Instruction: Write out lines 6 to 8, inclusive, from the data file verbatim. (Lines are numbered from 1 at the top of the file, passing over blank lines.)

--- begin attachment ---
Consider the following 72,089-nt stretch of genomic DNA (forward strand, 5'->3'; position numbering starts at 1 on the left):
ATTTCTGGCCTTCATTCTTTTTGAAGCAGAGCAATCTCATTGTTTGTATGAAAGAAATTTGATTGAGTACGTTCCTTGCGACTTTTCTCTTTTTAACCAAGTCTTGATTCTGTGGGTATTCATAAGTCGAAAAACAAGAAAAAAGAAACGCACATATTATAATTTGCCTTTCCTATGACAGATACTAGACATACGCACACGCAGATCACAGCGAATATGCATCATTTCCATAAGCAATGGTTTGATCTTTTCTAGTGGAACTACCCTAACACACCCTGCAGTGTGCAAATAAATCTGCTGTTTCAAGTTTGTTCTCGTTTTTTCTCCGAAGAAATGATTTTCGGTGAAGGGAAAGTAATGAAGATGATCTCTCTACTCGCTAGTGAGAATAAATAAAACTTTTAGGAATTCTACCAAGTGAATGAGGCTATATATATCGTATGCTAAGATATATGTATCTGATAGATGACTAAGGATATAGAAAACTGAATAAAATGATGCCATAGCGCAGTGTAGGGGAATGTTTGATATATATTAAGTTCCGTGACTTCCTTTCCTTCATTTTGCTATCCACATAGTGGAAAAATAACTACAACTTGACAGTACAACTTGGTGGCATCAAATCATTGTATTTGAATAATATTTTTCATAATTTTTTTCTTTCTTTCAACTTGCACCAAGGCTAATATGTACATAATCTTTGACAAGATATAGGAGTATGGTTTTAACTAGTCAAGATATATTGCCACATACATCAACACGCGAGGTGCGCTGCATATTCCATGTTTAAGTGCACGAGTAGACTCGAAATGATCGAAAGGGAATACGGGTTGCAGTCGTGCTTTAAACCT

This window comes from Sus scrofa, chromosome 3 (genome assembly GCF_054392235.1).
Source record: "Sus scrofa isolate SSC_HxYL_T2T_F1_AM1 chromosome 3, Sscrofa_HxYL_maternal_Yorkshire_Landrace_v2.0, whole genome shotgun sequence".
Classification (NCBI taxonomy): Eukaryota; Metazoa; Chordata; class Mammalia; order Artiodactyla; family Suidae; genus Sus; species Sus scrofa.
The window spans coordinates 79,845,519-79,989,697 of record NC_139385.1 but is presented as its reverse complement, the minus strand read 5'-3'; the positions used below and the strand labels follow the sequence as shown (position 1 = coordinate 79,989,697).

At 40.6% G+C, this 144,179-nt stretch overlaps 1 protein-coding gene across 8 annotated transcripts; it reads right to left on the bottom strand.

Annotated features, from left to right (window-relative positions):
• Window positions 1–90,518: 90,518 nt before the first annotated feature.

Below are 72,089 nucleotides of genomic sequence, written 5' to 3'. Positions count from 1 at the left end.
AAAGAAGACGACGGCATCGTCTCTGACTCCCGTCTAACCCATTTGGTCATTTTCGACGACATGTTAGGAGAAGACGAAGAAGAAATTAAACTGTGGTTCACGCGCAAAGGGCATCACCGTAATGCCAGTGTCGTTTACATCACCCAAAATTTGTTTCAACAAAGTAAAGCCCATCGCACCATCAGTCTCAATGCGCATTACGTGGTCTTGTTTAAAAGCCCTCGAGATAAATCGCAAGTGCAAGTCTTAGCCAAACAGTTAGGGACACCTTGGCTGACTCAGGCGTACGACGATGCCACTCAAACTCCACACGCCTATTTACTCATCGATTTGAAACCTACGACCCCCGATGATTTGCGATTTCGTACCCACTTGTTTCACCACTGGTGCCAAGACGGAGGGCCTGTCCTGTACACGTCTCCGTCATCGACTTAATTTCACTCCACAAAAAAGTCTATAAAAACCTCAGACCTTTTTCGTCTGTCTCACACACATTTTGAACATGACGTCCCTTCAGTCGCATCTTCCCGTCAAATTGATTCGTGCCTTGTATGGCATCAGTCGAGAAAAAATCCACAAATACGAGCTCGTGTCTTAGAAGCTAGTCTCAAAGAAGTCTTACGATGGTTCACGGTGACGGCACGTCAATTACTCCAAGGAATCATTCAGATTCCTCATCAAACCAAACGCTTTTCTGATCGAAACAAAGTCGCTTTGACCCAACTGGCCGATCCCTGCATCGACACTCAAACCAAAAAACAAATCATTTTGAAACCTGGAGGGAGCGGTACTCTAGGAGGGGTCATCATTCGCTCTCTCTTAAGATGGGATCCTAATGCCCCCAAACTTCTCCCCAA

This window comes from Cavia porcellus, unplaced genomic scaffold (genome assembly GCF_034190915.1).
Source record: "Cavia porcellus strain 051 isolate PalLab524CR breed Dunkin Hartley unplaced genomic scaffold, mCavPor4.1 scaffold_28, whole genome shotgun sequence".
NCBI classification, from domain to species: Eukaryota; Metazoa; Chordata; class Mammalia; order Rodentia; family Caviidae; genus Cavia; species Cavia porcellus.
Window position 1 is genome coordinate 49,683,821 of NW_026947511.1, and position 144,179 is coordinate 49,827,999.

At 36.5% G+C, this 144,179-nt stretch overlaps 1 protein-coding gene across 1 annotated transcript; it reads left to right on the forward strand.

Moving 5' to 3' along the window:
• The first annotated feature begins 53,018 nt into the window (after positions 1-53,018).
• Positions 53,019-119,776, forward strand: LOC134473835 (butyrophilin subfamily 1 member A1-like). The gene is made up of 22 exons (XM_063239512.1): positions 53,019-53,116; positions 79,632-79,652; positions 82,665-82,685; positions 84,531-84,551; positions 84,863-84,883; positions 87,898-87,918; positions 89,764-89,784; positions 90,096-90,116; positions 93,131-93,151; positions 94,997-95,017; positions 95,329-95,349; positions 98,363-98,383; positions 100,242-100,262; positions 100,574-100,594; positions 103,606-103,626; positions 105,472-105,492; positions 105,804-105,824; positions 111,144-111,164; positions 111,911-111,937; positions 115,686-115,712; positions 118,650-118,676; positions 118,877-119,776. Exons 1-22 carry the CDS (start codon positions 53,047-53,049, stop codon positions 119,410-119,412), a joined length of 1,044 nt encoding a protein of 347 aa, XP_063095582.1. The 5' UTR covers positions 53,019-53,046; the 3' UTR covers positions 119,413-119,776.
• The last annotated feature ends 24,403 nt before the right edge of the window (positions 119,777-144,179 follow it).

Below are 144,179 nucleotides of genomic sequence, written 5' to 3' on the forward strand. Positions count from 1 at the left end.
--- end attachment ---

The window spans coordinates 79,845,519-79,989,697 of record NC_139385.1 but is presented as its reverse complement, the minus strand read 5'-3'; the positions used below and the strand labels follow the sequence as shown (position 1 = coordinate 79,989,697).

At 40.6% G+C, this 144,179-nt stretch overlaps 1 protein-coding gene across 8 annotated transcripts; it reads right to left on the bottom strand.

Annotated features, from left to right (window-relative positions):